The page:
Court Wins Set Important Precedent for Paperless Mortgages
Two recent court rulings affirmed that lenders can enforce electronically signed and transferred notes, laying important groundwork for wider adoption of electronic mortgage technology that could improve the customer experience for borrowers and save lenders and servicers a bundle.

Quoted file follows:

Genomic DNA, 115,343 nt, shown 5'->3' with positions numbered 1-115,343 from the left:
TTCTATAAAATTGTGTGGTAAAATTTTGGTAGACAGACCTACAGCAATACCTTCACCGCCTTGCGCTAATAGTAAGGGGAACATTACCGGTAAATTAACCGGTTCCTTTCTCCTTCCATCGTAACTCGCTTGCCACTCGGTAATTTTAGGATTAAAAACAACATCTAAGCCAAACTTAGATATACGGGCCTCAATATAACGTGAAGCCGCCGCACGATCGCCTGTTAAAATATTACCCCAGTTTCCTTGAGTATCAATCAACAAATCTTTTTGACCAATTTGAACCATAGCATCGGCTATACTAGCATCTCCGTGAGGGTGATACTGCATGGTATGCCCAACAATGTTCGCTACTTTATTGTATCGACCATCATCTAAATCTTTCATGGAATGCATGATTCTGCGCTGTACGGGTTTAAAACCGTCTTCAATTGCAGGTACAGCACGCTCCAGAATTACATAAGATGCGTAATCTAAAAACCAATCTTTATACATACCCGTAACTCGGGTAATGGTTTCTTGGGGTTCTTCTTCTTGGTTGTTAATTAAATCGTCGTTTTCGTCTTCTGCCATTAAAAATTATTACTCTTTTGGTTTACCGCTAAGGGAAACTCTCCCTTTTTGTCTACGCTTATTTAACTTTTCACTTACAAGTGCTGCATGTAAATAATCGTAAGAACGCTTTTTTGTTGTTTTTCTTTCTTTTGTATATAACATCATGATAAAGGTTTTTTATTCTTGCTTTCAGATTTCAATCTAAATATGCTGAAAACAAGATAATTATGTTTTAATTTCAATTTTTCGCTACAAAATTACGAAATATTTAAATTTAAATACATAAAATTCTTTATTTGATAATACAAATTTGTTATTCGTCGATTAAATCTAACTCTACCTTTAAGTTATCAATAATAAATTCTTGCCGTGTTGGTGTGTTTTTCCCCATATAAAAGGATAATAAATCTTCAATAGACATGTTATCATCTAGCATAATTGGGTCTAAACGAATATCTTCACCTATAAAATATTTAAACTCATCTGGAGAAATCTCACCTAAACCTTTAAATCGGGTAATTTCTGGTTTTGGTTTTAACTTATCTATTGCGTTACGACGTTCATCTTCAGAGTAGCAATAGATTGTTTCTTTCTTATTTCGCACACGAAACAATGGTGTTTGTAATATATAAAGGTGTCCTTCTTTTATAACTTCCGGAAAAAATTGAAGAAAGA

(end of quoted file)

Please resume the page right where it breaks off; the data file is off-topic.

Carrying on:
In separate foreclosure cases in New York and Florida, judges ruled that the electronic transfer histories of loans originated with e-signatures proved the plaintiffs had standing to foreclose. This should help put to rest many of the concerns held by investors about buying loans secured with e-notes, and suggests further clarity may have to come from case law."The regulators in this area have been reticent," said Margo Tank, a financial services attorney and partner with BuckleySandler LLP who specializes in electronic signatures. "The courts are going to be leaders in the electronic records and signatures space. It should give a lot of comfort to the mortgage industry."At stake is lenders' willingness and ability to leverage paperless mortgages to slash manufacturing costs and loan production cycles at a time of rising origination costs and complex regulatory compliance challenges that can only be accomplished through automation - not to mention growing borrower demand for a tech-infused mortgage experience that the Consumer Financial Protection Bureau is eager to bring to bear with electronic closings. Read More Here.